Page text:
Animula vagula blandula… Hadrian’s farewell to life

Naples: where Hadrian died, pizza was invented and people say “don’t go’! because of its mafioso side

FOLLOWING HADRIAN

On this day ante diem VI idus quinctilias (July, 10th) in 138 A.D., Hadrian died after a heart failure at Baiae on the Bay of Naples.

He lived 62 years, 5 months, 17 days. He reigned for 20 years, 11 months.

Marble bust of Hadrian, from Hadrian's Mausoleum, National Museum of Castel Sant'Angelo, Rome © Carole Raddato Marble bust of Hadrian, from Hadrian’s Mausoleum, National Museum of Castel Sant’Angelo, Rome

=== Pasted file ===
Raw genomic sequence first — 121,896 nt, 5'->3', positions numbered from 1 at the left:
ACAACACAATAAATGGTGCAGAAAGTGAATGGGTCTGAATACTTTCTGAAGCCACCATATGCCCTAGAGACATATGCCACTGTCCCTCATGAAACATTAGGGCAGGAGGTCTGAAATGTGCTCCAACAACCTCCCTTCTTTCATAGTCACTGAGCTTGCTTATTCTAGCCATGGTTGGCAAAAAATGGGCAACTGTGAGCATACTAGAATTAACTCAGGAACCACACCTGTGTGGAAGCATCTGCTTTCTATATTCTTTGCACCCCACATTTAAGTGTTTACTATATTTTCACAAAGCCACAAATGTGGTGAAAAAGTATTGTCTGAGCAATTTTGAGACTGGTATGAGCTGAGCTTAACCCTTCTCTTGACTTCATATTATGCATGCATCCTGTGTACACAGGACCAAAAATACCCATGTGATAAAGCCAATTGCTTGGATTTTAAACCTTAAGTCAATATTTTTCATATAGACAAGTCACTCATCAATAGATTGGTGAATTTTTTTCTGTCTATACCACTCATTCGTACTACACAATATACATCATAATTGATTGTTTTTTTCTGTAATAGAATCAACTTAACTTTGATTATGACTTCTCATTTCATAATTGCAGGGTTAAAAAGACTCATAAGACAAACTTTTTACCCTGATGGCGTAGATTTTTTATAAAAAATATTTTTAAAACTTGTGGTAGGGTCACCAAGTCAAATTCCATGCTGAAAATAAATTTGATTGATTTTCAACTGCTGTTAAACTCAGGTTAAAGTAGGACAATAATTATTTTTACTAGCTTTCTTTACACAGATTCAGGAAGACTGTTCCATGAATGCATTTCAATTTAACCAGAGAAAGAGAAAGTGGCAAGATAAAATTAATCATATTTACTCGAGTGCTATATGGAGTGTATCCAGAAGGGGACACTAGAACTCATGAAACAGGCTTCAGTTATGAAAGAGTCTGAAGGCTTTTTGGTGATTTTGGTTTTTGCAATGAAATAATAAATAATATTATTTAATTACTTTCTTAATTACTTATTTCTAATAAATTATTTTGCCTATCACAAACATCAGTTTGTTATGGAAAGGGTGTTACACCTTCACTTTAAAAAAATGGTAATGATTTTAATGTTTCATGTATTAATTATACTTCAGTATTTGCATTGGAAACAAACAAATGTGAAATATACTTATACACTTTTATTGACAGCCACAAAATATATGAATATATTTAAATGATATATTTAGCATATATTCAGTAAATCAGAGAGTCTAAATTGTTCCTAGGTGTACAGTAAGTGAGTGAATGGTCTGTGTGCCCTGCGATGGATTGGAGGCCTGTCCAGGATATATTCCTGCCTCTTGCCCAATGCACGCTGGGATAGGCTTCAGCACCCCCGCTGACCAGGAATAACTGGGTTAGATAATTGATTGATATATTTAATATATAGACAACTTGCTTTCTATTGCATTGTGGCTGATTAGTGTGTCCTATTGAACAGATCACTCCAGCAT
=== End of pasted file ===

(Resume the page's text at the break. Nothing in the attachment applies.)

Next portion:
© Carole Raddato

Hadrian spent the last moments of his life dictating verses addressed to his soul. According to the Historia Augusta, Hadrian composed the following poem shortly before his death:

“Animula, vagula, blandula
Hospes comesque corporis
Quae nunc abibis in loca
Pallidula, rigida, nudula,
Nec, ut soles, dabis iocos.”

—P. Aelius Hadrianus Imp. (138)

These five lines defied translation. Nobody knows what they really mean, yet there have been forty three translations from the best English-speaking poets. Anthony R. Birley writes: “Few short poems can have generated so many verse translations and such copious academic debate as these five lines—a…

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